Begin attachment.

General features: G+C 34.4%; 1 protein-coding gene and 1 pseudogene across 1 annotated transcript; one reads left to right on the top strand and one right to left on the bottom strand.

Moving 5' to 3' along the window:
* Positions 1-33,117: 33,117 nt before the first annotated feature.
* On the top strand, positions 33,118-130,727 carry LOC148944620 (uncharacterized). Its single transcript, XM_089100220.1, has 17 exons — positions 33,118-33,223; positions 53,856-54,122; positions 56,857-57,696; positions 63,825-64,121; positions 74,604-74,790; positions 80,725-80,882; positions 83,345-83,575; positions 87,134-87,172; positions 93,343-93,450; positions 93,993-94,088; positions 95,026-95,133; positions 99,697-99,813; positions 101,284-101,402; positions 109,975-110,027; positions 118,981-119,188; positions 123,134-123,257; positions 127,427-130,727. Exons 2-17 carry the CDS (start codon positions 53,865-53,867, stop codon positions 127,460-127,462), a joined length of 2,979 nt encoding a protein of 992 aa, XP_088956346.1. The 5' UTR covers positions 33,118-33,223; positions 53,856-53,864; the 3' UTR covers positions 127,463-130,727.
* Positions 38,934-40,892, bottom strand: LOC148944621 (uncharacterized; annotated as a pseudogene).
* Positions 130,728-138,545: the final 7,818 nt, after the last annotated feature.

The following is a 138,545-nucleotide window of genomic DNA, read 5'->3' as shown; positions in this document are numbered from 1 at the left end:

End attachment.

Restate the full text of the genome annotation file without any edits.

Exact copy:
General features: G+C 34.4%; 1 protein-coding gene and 1 pseudogene across 1 annotated transcript; one reads left to right on the top strand and one right to left on the bottom strand.

Moving 5' to 3' along the window:
* Positions 1-33,117: 33,117 nt before the first annotated feature.
* On the top strand, positions 33,118-130,727 carry LOC148944620 (uncharacterized). Its single transcript, XM_089100220.1, has 17 exons — positions 33,118-33,223; positions 53,856-54,122; positions 56,857-57,696; positions 63,825-64,121; positions 74,604-74,790; positions 80,725-80,882; positions 83,345-83,575; positions 87,134-87,172; positions 93,343-93,450; positions 93,993-94,088; positions 95,026-95,133; positions 99,697-99,813; positions 101,284-101,402; positions 109,975-110,027; positions 118,981-119,188; positions 123,134-123,257; positions 127,427-130,727. Exons 2-17 carry the CDS (start codon positions 53,865-53,867, stop codon positions 127,460-127,462), a joined length of 2,979 nt encoding a protein of 992 aa, XP_088956346.1. The 5' UTR covers positions 33,118-33,223; positions 53,856-53,864; the 3' UTR covers positions 127,463-130,727.
* Positions 38,934-40,892, bottom strand: LOC148944621 (uncharacterized; annotated as a pseudogene).
* Positions 130,728-138,545: the final 7,818 nt, after the last annotated feature.

The following is a 138,545-nucleotide window of genomic DNA, read 5'->3' as shown; positions in this document are numbered from 1 at the left end: